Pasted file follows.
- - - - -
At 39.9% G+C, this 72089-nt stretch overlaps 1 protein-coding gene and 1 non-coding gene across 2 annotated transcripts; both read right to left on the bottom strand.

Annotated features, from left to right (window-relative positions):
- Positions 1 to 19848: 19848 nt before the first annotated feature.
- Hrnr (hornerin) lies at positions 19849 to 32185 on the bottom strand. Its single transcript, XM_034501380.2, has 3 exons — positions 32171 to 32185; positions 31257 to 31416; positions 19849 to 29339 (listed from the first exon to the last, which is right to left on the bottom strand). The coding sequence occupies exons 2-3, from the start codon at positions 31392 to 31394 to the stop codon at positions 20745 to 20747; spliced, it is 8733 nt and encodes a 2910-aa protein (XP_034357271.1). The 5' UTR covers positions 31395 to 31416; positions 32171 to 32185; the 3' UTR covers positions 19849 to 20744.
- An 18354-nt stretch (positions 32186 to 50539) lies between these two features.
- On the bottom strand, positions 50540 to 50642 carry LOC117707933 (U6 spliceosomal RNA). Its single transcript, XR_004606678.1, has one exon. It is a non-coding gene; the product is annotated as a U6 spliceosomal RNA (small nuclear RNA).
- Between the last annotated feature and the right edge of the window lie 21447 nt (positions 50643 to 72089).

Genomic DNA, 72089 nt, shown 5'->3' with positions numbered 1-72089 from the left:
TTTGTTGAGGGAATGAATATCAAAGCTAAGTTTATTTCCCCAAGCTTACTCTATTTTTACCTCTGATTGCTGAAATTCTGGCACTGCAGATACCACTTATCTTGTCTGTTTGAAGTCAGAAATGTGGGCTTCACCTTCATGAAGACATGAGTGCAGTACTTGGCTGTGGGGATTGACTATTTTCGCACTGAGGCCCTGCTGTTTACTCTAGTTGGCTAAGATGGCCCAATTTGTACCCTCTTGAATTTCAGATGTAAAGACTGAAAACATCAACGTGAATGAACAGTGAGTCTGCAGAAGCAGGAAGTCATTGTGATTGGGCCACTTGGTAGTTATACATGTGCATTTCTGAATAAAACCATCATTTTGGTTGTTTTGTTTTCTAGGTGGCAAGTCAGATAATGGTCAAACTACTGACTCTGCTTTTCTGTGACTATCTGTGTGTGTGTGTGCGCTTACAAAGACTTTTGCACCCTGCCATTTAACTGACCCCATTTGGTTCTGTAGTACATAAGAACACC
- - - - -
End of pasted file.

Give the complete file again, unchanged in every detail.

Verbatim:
At 39.9% G+C, this 72089-nt stretch overlaps 1 protein-coding gene and 1 non-coding gene across 2 annotated transcripts; both read right to left on the bottom strand.

Annotated features, from left to right (window-relative positions):
- Positions 1 to 19848: 19848 nt before the first annotated feature.
- Hrnr (hornerin) lies at positions 19849 to 32185 on the bottom strand. Its single transcript, XM_034501380.2, has 3 exons — positions 32171 to 32185; positions 31257 to 31416; positions 19849 to 29339 (listed from the first exon to the last, which is right to left on the bottom strand). The coding sequence occupies exons 2-3, from the start codon at positions 31392 to 31394 to the stop codon at positions 20745 to 20747; spliced, it is 8733 nt and encodes a 2910-aa protein (XP_034357271.1). The 5' UTR covers positions 31395 to 31416; positions 32171 to 32185; the 3' UTR covers positions 19849 to 20744.
- An 18354-nt stretch (positions 32186 to 50539) lies between these two features.
- On the bottom strand, positions 50540 to 50642 carry LOC117707933 (U6 spliceosomal RNA). Its single transcript, XR_004606678.1, has one exon. It is a non-coding gene; the product is annotated as a U6 spliceosomal RNA (small nuclear RNA).
- Between the last annotated feature and the right edge of the window lie 21447 nt (positions 50643 to 72089).

Genomic DNA, 72089 nt, shown 5'->3' with positions numbered 1-72089 from the left:
TTTGTTGAGGGAATGAATATCAAAGCTAAGTTTATTTCCCCAAGCTTACTCTATTTTTACCTCTGATTGCTGAAATTCTGGCACTGCAGATACCACTTATCTTGTCTGTTTGAAGTCAGAAATGTGGGCTTCACCTTCATGAAGACATGAGTGCAGTACTTGGCTGTGGGGATTGACTATTTTCGCACTGAGGCCCTGCTGTTTACTCTAGTTGGCTAAGATGGCCCAATTTGTACCCTCTTGAATTTCAGATGTAAAGACTGAAAACATCAACGTGAATGAACAGTGAGTCTGCAGAAGCAGGAAGTCATTGTGATTGGGCCACTTGGTAGTTATACATGTGCATTTCTGAATAAAACCATCATTTTGGTTGTTTTGTTTTCTAGGTGGCAAGTCAGATAATGGTCAAACTACTGACTCTGCTTTTCTGTGACTATCTGTGTGTGTGTGTGCGCTTACAAAGACTTTTGCACCCTGCCATTTAACTGACCCCATTTGGTTCTGTAGTACATAAGAACACC